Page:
Small and medium-sized businesses (SMBs) don’t have the luxury of making cybersecurity a priority at the same rate as larger businesses. Many may use their limited budgets as an excuse not to put as much into their network security and incident response plans, as they should. Research has shown that this is a mistake. The residual effects of a cyberattack can leave an SMB in shambles according to the National Cyber Security Alliance. Sixty percent of small businesses are forced to close their doors less than six months after a breach.
More and more SMBs are being targeted by hackers leading 58% of SMB executives to fear the possibility of a breach more than floods, fires, transit strikes or even a physical office break-in. Thankfully, having a comprehensive incident response plan can help prepare SMBs recover lost files and information, while laying out a plan on how to resume business after a cybercrime. Let’s review the process of creating and testing your incident response plan in-house or via an experienced 3rd Party cybersecurity firm.
Creating a Cybersecurity Incident Response Plan is Key
Most companies tend to spend their cybersecurity budget on detection and recovery which together, make up 55% of total internal security spending. Unfortunately, SMBs require solutions that may be a bit more holistic as part of a proactive cyber defense strategy. A comprehensive incident response plan must include isolation of an infected computer, contacting law enforcement, collecting forensic evidence with a chain of custody process, security important files that may still exist, safeguarding backup systems, changing account passwords, or even calling in a forensics expert to examine what went wrong.
The cost associated with a cyberattack is increasing to the point where just a single event can cost an SMB between $84,000 and $148,000. Globally, this figure represents a cost increase of over 27% since last year. In 2017 alone, 72% of hacked businesses spent more than $5,000 to investigate cyberattacks, in addition to restoration or replacing damaged software and hardware. Creating an incident response plan and practicing it during normal business operations ensures that your SMB knows what to do if you become a victim.
Put your Incident Response Plan to the Test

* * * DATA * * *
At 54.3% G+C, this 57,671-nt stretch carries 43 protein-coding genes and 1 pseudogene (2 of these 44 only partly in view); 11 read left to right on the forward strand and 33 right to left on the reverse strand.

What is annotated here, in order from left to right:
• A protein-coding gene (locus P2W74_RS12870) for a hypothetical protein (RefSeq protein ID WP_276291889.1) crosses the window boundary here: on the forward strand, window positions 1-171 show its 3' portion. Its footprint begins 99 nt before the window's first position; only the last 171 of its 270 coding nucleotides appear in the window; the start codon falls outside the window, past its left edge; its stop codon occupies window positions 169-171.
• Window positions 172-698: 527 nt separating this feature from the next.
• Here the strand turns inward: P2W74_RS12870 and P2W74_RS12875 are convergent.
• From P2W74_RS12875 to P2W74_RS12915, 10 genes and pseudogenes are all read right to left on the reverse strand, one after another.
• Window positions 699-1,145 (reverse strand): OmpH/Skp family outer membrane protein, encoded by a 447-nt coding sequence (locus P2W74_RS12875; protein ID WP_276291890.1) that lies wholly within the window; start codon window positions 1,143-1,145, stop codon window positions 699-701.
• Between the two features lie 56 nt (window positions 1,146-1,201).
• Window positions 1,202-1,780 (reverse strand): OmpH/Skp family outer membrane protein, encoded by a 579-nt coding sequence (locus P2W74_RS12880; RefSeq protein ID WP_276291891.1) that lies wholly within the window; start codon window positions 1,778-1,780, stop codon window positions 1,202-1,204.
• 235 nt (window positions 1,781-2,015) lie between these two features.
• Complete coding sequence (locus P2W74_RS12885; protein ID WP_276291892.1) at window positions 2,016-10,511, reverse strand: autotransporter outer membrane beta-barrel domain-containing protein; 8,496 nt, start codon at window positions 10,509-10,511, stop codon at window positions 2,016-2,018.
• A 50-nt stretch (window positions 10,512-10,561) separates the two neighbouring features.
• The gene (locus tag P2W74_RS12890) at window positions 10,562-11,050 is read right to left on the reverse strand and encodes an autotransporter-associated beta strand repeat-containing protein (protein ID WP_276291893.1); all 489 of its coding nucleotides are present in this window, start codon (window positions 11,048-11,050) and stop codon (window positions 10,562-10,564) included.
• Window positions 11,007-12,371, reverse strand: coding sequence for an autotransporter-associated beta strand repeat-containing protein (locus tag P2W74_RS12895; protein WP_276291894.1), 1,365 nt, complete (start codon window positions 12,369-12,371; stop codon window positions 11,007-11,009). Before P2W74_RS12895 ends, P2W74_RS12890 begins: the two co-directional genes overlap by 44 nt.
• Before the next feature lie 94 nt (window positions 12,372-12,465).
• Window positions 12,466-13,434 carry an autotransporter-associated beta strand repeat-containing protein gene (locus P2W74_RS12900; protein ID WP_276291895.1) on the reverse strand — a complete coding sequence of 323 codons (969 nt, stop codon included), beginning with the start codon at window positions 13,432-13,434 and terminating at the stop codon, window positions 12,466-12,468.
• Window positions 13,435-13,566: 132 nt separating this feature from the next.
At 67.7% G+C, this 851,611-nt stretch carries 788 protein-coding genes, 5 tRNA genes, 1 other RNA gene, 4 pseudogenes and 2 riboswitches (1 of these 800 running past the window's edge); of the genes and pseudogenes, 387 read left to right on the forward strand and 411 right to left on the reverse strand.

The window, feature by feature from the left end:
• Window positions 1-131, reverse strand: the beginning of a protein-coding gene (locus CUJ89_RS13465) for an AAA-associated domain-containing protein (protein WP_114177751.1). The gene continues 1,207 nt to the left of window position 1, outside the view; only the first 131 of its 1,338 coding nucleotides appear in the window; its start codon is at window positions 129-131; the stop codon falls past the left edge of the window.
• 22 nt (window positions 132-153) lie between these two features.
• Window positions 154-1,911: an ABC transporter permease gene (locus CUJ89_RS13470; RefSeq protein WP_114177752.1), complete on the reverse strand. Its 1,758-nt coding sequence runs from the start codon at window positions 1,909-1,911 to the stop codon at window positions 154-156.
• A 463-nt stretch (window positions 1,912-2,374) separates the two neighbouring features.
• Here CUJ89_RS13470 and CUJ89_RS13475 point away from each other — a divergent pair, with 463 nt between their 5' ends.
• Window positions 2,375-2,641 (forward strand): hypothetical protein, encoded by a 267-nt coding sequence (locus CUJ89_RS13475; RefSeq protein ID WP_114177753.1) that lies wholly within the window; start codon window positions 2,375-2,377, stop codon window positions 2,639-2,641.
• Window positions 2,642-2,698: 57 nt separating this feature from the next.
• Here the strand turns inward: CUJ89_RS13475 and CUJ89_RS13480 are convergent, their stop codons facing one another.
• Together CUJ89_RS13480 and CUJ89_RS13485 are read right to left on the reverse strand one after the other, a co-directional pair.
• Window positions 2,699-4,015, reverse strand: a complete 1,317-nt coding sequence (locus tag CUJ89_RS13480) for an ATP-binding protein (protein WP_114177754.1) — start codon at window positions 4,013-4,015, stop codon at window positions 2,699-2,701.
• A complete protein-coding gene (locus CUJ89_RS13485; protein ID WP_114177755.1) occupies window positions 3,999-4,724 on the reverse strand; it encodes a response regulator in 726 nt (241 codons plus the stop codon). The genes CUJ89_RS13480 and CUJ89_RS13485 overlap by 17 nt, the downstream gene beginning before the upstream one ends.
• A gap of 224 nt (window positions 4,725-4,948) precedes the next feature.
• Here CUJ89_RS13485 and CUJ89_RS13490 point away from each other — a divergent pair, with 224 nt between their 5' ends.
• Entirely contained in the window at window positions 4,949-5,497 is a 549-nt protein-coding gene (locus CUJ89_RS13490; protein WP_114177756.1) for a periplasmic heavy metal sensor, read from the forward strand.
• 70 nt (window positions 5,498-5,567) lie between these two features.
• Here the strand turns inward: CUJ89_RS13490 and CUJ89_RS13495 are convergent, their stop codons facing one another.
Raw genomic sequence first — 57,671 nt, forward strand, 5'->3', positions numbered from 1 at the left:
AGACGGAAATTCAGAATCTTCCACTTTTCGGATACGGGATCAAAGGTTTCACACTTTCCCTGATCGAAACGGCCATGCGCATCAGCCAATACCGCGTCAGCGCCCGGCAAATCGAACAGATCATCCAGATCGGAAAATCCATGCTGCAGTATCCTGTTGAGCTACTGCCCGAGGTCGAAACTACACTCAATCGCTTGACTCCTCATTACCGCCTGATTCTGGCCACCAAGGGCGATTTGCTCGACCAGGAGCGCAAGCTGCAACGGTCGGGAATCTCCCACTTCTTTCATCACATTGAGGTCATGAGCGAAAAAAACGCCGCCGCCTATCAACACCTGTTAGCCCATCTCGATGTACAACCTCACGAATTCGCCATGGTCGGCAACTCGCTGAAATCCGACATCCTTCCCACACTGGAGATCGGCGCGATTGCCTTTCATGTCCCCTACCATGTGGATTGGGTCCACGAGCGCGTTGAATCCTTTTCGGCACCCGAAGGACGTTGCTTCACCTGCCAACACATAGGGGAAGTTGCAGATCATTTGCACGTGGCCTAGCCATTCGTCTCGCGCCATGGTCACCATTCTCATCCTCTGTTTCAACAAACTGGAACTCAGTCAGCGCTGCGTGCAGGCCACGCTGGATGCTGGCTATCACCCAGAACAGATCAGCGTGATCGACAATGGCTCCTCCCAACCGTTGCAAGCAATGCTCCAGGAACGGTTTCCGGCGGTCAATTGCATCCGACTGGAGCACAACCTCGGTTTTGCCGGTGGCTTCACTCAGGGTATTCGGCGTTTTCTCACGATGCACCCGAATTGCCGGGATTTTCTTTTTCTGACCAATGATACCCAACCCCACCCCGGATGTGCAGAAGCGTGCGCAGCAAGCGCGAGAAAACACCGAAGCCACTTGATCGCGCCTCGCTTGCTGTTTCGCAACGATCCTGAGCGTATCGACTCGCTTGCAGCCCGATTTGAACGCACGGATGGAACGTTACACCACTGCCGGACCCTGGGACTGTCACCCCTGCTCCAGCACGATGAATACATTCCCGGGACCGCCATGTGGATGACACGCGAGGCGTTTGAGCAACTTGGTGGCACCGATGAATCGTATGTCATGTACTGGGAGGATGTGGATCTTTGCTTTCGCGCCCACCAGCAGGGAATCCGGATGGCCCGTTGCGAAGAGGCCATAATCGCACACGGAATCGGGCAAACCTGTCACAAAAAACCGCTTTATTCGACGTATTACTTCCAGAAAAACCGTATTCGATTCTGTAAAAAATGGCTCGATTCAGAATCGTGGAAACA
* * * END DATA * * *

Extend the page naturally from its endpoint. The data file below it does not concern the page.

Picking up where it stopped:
Unfortunately, planning to prevent a cyber-attack can be an impossible pursuit. But that isn’t the purpose of an incident response plan. Instead, your incident response plan should demonstrate how your SMB will respond to a breach or attack, and ultimately how it will contain the security threat. These plans should include the necessary steps for how your organization will respond and ensure business continuity. Having the plan ready will allow your SMB to stay nimble and act quickly to remedy breach situations, giving you an advantage in reducing risks and potential damages that may ensue.
According to Verizon’s 2018 Data Breach Investigations Report, small businesses account for 58% of malware attack victims. So it’s not enough to simply implement an incident response plan; you have to nurture, test, and update it. This process of nurturing is typically done via a series of simulated attacks on your system to test its rigor in the face of the threat of hackers. From these important tests, your organization can learn lessons that will have real, lasting value. Through testing, you’ll be able to identify opportunities to expedite remediation efforts and keep your organization focused on the highest value tasks to return to normal business operations. And by repeating this review, over time your plan will become refined, gain adoption, and become familiar with everyone required to participate.
Outsourcing your SMB’s Cybersecurity Efforts
Even SMBs with outstanding technical talent have difficulty filling their security jobs in-house. Due to the high demand, cybersecurity professionals command high salaries and they can be difficult to retain once hired. By hiring an external team to help document, test, and refine your IR Plan, will allow your organization to tap into their expertise, bringing added experience to your in-house team. The outsourcing trend will continue to grow, as the talent shortage increases. According to the General Services Administration, 70% of surveyed companies are planning to outsource more, with 35% of them planning to do so significantly.
SMB leaders are becoming increasingly comfortable in seeking external cybersecurity partners and experts to help get ahead of network compromises by developing strong processes, procedures, and documentation. This type of valuable insight, feedback, and planning is important in helping your organization identify potential flaws in your incident response plan. Businesses will have to rise above the haze of cyberattacks that can leave a stain on customer experience, if they’ve provided sensitive data that has the potential of becoming compromised. SMB’s must practice due diligence in protecting their client data, which ultimately brings value to your organization and it’s services.